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THE VALLEY SENTINEL
Looking for Ways to Help this Holiday Season? By Candace Andersen. Contra Costa County Board of Supervisors
As the holiday season draws near, many residents of Contra Costa County are interested in how they can help those in our extended community who are less fortunate and in need of assistance. The following are several worthy programs the County partners with, and which I know could use your help. Every day, thousands of people in our community struggle to meet their basic nutritional needs. The Food Bank of Contra Costa and Solano Counties distributes food directly to people in need through their many programs. You can make a difference right now by contributing to the cause, either by volunteering to collect or distribute food through the food bank programs, or by making an online donation. Monetary donations are preferred over canned goods, because every dollar contributed provides the Food Bank with $3 in buying power, providing two full meals. Contra Costa and Solano Counties have been competing since 2004 for the prized Big Apple Trophy in the “Counties Care Food Fight” to raise money for the Food Bank. The trophy and bragging rights pass back and forth, but the real winners are the hungry of both counties. More than $1.7M has been raised by the two counties to help feed the community. The Contra Costa Board of Supervisors compete with each other to raise the most
donations, with the winner getting to take home the Little Apple Trophy. Visit the Food Bank’s website at www. foodbankccs.org to sign up to volunteer or donate. Another very worthy cause is VESTIA (Volunteer & Emergency Services Team in Action), a nonp ro f i t o rg a n i z a t i o n t h a t serves individuals and families receiving benefits from Contra Costa County’s Employment & Human Services Department (EHSD). VESTIA is a safety net for low-income children and families in Contra Costa County that provides supplemental support to clients when other resources are not available. Every year during the holiday season, VESTIA sponsors the Holiday Helpers Warehouse, which provides holiday assistance of gifts, clothing and food t o l ow - i n c o m e c h i l d re n . They accept gifts through Friday, December 7th at their office at 500 Ellinwood Way, in Pleasant Hill, and can arrange for pick-up if needed. For more information, please call Volunteer & Emergency Services at (925) 521-5061 or visit their website at www. vestiainc.org. Your faith congregation may already participate in the Winter Nights Family Shelter program and you can volunteer directly. If your faith congregation doesn’t participate, you can inquire a b o u t h ow t o b e c o m e a h o s t o rg a n i z a t i o n . Fa i t h congregations provide space, meals, and volunteers on a two-week rotating basis to homeless families in Contra Costa. Professional staff supervise the shelter at all times. The Winter Nights program has family-centric goals for supporting the
Danville seeks Commission volunteers Heritage Resource Commission – 2 regular vacancies, 1 alternate (4-year terms begin 1/1/19) Design Review Board – 2 regular vacancies, 1 alternate (4-year terms begin 1/1/19) Planning Commission – 3 regular vacancies (4-year terms beginning 1/1/19) Contra Costa County Library Commission 1 Danville representative (term 12/21/18 - 6/30/22) Information and applications are available on the Town website at www.danville.ca.gov/ commissionrecruitment or by calling Marie Sunseri, City Clerk at (925)314-3401. Deadline is November 15 at 4:00 p.m. Interviews will be conducted by the Town Council on December 11 and 18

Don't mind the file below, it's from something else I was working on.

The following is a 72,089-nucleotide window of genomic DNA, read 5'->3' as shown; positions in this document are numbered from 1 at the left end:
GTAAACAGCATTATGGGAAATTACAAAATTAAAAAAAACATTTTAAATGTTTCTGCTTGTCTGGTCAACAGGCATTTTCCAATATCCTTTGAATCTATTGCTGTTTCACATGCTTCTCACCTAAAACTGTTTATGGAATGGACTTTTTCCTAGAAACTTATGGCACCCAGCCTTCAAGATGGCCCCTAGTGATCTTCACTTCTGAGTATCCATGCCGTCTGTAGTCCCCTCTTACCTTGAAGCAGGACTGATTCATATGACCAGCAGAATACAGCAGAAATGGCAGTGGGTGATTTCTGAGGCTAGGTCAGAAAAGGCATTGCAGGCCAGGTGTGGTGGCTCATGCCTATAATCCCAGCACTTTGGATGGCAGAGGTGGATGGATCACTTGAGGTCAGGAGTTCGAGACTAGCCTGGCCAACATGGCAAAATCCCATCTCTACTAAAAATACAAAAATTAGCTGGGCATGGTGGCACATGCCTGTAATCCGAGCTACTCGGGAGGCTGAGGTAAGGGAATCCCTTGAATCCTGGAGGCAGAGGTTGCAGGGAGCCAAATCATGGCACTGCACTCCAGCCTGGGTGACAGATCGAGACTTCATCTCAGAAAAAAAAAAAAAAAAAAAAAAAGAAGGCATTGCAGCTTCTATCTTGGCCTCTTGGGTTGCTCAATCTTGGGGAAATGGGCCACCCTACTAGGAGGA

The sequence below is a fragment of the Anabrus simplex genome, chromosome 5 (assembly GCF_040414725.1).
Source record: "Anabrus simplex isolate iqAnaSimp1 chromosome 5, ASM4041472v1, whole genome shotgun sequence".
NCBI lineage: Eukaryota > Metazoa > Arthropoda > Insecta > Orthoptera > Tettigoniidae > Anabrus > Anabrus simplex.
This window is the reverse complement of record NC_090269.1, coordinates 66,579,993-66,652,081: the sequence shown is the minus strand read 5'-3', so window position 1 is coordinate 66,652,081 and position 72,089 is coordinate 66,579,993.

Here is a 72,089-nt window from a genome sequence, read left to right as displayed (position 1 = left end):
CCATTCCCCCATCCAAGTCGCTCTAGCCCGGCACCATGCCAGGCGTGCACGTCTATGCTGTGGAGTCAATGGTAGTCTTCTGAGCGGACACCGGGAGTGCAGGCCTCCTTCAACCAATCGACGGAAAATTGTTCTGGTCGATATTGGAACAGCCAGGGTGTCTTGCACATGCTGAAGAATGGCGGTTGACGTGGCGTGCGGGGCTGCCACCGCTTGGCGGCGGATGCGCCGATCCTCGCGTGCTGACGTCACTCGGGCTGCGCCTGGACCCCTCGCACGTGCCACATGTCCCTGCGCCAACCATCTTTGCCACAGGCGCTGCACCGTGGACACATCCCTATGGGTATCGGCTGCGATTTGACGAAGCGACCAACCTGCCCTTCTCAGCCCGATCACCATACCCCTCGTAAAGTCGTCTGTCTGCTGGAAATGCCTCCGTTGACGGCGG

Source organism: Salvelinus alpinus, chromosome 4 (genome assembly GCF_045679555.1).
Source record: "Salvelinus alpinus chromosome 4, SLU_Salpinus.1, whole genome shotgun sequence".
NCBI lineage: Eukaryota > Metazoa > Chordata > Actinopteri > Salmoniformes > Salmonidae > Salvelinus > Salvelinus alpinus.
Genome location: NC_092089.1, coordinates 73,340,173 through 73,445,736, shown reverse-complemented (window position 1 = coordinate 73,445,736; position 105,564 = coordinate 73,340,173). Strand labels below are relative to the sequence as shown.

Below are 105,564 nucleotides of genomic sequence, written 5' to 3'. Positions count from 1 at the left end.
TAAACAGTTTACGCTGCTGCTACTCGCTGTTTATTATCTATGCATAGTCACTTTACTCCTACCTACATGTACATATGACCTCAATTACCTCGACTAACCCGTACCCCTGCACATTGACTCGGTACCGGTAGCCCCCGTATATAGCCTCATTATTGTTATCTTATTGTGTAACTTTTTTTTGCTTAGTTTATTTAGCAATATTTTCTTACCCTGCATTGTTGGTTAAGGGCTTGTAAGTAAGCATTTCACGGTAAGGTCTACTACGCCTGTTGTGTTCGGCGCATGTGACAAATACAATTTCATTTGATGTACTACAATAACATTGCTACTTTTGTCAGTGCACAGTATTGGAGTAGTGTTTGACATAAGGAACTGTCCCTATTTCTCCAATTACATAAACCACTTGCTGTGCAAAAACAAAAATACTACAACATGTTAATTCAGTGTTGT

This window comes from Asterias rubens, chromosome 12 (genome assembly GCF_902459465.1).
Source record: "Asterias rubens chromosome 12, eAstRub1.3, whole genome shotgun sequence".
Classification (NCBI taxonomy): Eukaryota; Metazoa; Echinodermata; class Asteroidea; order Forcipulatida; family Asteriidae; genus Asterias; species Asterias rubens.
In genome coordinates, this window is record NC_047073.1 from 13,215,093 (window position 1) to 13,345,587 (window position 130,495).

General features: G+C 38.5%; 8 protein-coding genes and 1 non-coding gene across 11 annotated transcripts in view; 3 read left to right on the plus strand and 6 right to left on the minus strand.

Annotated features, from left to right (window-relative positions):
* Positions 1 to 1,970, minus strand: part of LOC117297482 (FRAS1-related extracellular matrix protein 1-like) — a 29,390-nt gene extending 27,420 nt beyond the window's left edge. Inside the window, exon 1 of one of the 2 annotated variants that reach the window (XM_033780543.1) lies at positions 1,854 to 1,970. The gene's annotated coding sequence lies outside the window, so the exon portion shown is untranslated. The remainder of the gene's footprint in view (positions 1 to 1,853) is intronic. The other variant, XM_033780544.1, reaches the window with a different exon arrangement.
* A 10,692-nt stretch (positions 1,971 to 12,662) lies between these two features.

homeless which include; providing shelter and food to homeless families t h r o u g h o u t t h e w i n t e r, helping homeless families find sustainable housing, keeping homeless children in the school from which they went homeless, helping homeless children achieve at grade level, encouraging reading habits, and keeping homeless families together during the stressful period of homelessness. To donate or for more information about the program, visit t h e i r w e b s i t e a t w w w. cccwinternights.org, or call (925) 933-6030. The Contra Costa Crisis Center is another worthy nonprofit in need of your help. Volunteers work year-round to keep people alive and safe, helping them work through crises, and connecting them w i t h c u l t u ra l l y re l eva n t resources in the community. The crisis center has several p ro g ra m s i n c l u d i n g 211 , the national toll-free phone number to call 24 hours per day for information about local health and social services, enabling people to find out about valuable and up to date resources in their community. They also provide homeless services, grief counseling, Help Me Grow - a system focusing on early detection, referral, and treatment for children with
developmental or behavioral concerns, and the Share the Spirit Grant Making Project. You can donate to the Contra Costa Crisis Center with a monetary gift or by shopping at their Leftovers Thrift Shop, which is a minidepartment store benefiting the Crisis Center located at 2281 Olympic Boulevard in Walnut Creek. To donate online, visit www.crisiscenter.org. The Contra Costa Housing Security Fund is a county-wide community fund that covers costs that can prevent many people, including seniors, veterans and families, from getting back into housing. It also protects participating property owners who offer screened renters an opportunity for housing. Your donation to the Contra Costa Housing S e c u r i t y Fu n d c a n h e l p end homelessness. Contra Costa Continuum of Care homeless service providers distribute the funds. To donate online, visit www. fundraise.richmondcf.org/ give/99297/#!/donation/ checkout. For questions about the fund, please email homelessprogram@hsd. cccounty.us. The Monument Crisis Center nearby in Concord also relies heavily on volunteers and donations. They provide the working
poor and low income individuals and families with support, addressing essential needs that can include providing food and medical or dental care. They host an annual Holiday Food Box Drive, which feeds families in need by accepting boxes filled with all the trimmings. To see the list of suggested items for a trimming box, or for more information a b o u t t h e o rg a n i z a t i o n , visit their website at www. monumentcrisiscenter.org. Lastly, please join me a n d my D i s t r i c t 2 S t a f f for some holiday treats. I will be hosting a holiday open house on Wednesday, December 12th, from 4:00 p.m. to 6:00 p.m. at our Danville office located at 309 Diablo Road. This is an informal opportunity for me to personally thank so many of you who make a difference throughout Contra Costa County. My office is here to serve the residents of Contra Costa County District 2, which includes San Ramon, Danville, Alamo, Walnut Creek, Saranap, Parkmead, Lafayette, Moraga, Canyon and Orinda. Please don’t hesitate to contact us if we can provide you with additional information on this topic or on other County issues. I can be reached at SupervisorAndersen@bos. cccounty.us or (925) 9578860.
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Heritage classes for children School ﬁeld trips Sustainable gardening classes Displays of items from the Pleasant Hill Historical Society • Meetings and events Rodgers Ranch is a Pleasant Hill Recreation and Park District property and Pleasant Hill’s only historic site. We are a nonproﬁt, tax-exempt 501c3 organization
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Community News and Information, Danville, CA, Alamo, CA, Blackhawk, CA, Diablo, CA, San Ramon, CA, Education, Community service, Seniors, To...
Published on Nov 8, 2018
Community News and Information, Danville, CA, Alamo, CA, Blackhawk, CA, Diablo, CA, San Ramon, CA, Education, Community service, Seniors, To...